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After the interview episode, Barnett asked to be removed from the Flynn/Razor investigation because he became concerned about its legitimacy.  It was announced by that time that the IG was going to investigate the Clinton email matter, and Barnett thought the Flynn/Razor matter might be investigated, too.

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There are two great ones to end on — both after the Special Counsel’s Office was created and took over the investigation.  Jeannie Rhee was a partner of Robert Mueller at the WilmerHale law firm and came to the SCO when Mueller was named.  Barnett, being an experienced and highly regarded agent, was assigned to work on the SCO investigation.  Jeannie Rhee was a political campaign donor to Hillary Clinton and Barack Obama, and she had represented Hillary Clinton, Ben Rhodes, and the Clinton Foundation in various matters.  During an early briefing of Rhee and other SCO personnel on Razor and other aspects of Crossfire Hurricane, Barnett started to move on from Razor after only a few comments when Rhee stopped him.  She wanted to “drill down” on more details about Flynn and his connections to Russia.  Barnett got the strong feeling that Rhee was obsessed with Gen. Flynn and Barnett thought she had an agenda.  When Rhee said she looked forward to working with him, Barnett told her they would not be working together as “he wanted nothing to do with the Razor investigation.”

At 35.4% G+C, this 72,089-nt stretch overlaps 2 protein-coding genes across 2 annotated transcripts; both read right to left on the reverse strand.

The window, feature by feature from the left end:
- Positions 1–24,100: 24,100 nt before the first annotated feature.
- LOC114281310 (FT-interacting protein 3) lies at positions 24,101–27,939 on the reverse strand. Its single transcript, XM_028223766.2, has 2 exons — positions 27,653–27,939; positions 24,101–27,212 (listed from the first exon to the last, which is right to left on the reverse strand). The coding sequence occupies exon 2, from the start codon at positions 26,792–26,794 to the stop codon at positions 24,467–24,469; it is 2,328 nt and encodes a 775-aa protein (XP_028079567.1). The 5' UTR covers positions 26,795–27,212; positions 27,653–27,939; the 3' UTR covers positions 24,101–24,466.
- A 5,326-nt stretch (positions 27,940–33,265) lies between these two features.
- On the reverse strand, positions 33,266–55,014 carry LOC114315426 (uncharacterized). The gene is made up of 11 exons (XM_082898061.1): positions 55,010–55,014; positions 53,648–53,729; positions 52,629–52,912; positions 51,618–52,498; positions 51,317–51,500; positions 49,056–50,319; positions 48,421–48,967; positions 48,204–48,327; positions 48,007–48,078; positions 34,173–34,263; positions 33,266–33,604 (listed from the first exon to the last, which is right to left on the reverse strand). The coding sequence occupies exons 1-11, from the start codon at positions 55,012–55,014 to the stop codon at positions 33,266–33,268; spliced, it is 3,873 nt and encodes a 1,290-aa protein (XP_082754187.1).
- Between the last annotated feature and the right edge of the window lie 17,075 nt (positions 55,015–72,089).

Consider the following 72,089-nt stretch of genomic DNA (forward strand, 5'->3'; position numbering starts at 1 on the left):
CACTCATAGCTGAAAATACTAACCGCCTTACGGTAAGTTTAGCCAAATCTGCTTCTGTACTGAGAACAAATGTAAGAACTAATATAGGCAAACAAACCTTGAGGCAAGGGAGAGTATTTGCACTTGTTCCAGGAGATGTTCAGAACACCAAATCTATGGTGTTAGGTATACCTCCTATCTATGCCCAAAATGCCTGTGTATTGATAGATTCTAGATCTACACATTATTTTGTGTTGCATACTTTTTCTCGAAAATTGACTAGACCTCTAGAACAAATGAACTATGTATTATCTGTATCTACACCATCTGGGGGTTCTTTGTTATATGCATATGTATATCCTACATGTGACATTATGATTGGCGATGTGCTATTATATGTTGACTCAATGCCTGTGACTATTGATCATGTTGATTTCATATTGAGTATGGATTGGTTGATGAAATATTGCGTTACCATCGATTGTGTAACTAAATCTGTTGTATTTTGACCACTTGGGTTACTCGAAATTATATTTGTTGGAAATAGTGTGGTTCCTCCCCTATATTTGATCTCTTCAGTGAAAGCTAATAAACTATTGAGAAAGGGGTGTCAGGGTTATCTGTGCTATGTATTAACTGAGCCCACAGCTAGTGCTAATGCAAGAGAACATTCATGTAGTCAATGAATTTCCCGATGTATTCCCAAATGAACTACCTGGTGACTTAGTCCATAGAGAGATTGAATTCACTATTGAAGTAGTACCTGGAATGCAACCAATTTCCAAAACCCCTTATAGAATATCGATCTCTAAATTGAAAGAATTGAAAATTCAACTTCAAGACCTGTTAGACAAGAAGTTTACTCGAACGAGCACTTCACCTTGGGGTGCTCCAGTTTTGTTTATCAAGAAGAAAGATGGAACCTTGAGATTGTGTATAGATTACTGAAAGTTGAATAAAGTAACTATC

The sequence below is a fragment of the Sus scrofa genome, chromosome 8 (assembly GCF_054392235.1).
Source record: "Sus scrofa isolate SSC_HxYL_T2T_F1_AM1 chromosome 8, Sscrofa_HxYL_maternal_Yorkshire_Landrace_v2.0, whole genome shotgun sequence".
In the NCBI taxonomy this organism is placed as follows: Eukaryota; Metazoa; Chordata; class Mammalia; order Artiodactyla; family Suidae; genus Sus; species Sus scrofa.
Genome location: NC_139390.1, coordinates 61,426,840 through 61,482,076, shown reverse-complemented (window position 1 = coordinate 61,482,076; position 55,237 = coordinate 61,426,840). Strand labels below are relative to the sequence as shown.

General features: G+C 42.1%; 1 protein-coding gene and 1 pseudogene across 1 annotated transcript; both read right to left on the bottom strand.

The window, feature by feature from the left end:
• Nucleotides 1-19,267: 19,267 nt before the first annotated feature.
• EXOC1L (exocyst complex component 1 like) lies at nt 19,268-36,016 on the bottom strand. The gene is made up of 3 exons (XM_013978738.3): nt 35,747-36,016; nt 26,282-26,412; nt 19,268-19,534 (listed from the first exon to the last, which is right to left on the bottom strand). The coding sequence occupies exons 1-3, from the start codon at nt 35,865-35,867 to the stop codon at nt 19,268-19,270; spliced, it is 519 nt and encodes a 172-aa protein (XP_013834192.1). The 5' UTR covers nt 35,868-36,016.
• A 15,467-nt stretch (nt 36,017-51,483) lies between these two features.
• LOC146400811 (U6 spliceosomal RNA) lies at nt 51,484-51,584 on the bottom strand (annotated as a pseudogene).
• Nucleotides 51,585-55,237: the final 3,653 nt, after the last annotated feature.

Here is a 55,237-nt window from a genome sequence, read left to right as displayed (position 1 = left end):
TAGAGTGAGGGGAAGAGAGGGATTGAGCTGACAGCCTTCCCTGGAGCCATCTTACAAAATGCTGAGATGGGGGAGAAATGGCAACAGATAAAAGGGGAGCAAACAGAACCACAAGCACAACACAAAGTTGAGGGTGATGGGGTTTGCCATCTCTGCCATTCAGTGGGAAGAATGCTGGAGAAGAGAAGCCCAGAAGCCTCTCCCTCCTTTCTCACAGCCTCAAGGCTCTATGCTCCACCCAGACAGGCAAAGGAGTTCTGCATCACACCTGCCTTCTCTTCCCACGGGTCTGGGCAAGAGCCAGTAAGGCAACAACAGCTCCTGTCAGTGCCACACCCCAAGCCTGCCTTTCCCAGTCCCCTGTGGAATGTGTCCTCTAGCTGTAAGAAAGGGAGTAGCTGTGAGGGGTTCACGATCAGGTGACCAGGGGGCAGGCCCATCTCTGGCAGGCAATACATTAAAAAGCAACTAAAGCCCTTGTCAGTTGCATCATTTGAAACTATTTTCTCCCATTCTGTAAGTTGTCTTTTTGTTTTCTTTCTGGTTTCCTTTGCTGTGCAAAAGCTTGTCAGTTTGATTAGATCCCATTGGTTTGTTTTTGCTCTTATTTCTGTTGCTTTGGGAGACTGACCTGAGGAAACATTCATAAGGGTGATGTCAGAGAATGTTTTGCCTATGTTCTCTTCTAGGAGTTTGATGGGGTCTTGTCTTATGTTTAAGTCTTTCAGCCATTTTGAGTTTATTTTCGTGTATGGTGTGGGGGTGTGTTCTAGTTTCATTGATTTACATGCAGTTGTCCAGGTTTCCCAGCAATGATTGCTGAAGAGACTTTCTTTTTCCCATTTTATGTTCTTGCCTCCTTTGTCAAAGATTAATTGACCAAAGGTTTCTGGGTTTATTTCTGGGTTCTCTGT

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The final comment is about Andrew Weissmann.  Barnett said it always seemed like someone at the SCO had a story about how some particular episode was going to be proven out and establish the collusion between Trump and the Russians, but every time the claimed episode ended up not being true or leading only to a dead end.  He recalled Weissmann claiming that evidence about a meeting on a yacht off Greece would be the key to proving the quid pro quo between Trump and the Russians, only to have the story about the yacht turn out to not be substantiated.

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In my view, this interview confirms that US Attorney Jensen is investigating the conduct of the members of the Special Counsel’s Office.  We are now seeing only the very beginning of what might still be coming in the days and weeks ahead.